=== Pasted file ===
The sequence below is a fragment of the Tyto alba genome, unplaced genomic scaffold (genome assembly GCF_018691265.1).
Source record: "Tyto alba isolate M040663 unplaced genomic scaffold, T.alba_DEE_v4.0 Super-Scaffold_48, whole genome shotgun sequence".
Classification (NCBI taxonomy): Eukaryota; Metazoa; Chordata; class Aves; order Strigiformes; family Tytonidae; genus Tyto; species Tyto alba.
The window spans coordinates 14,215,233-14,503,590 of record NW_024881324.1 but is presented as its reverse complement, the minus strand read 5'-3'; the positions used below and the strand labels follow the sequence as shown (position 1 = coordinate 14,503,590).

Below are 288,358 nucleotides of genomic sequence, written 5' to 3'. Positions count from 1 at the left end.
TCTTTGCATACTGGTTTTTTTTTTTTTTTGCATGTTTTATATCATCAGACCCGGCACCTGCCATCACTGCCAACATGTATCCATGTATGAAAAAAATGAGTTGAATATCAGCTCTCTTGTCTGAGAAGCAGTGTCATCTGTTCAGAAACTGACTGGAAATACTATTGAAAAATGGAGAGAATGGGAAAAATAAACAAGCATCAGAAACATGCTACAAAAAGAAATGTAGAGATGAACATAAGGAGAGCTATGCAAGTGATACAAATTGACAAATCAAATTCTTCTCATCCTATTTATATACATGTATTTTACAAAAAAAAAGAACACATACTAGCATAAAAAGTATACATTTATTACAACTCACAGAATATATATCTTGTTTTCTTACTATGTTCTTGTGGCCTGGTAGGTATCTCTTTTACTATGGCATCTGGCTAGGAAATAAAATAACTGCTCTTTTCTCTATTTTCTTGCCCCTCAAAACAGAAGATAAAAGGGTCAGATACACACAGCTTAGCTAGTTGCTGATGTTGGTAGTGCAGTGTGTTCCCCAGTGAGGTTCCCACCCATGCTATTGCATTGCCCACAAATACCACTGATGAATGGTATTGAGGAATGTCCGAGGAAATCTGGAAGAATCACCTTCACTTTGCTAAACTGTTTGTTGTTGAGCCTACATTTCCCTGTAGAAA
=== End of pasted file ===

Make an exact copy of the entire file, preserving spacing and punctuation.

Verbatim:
The sequence below is a fragment of the Tyto alba genome, unplaced genomic scaffold (genome assembly GCF_018691265.1).
Source record: "Tyto alba isolate M040663 unplaced genomic scaffold, T.alba_DEE_v4.0 Super-Scaffold_48, whole genome shotgun sequence".
Classification (NCBI taxonomy): Eukaryota; Metazoa; Chordata; class Aves; order Strigiformes; family Tytonidae; genus Tyto; species Tyto alba.
The window spans coordinates 14,215,233-14,503,590 of record NW_024881324.1 but is presented as its reverse complement, the minus strand read 5'-3'; the positions used below and the strand labels follow the sequence as shown (position 1 = coordinate 14,503,590).

Below are 288,358 nucleotides of genomic sequence, written 5' to 3'. Positions count from 1 at the left end.
TCTTTGCATACTGGTTTTTTTTTTTTTTTGCATGTTTTATATCATCAGACCCGGCACCTGCCATCACTGCCAACATGTATCCATGTATGAAAAAAATGAGTTGAATATCAGCTCTCTTGTCTGAGAAGCAGTGTCATCTGTTCAGAAACTGACTGGAAATACTATTGAAAAATGGAGAGAATGGGAAAAATAAACAAGCATCAGAAACATGCTACAAAAAGAAATGTAGAGATGAACATAAGGAGAGCTATGCAAGTGATACAAATTGACAAATCAAATTCTTCTCATCCTATTTATATACATGTATTTTACAAAAAAAAAGAACACATACTAGCATAAAAAGTATACATTTATTACAACTCACAGAATATATATCTTGTTTTCTTACTATGTTCTTGTGGCCTGGTAGGTATCTCTTTTACTATGGCATCTGGCTAGGAAATAAAATAACTGCTCTTTTCTCTATTTTCTTGCCCCTCAAAACAGAAGATAAAAGGGTCAGATACACACAGCTTAGCTAGTTGCTGATGTTGGTAGTGCAGTGTGTTCCCCAGTGAGGTTCCCACCCATGCTATTGCATTGCCCACAAATACCACTGATGAATGGTATTGAGGAATGTCCGAGGAAATCTGGAAGAATCACCTTCACTTTGCTAAACTGTTTGTTGTTGAGCCTACATTTCCCTGTAGAAA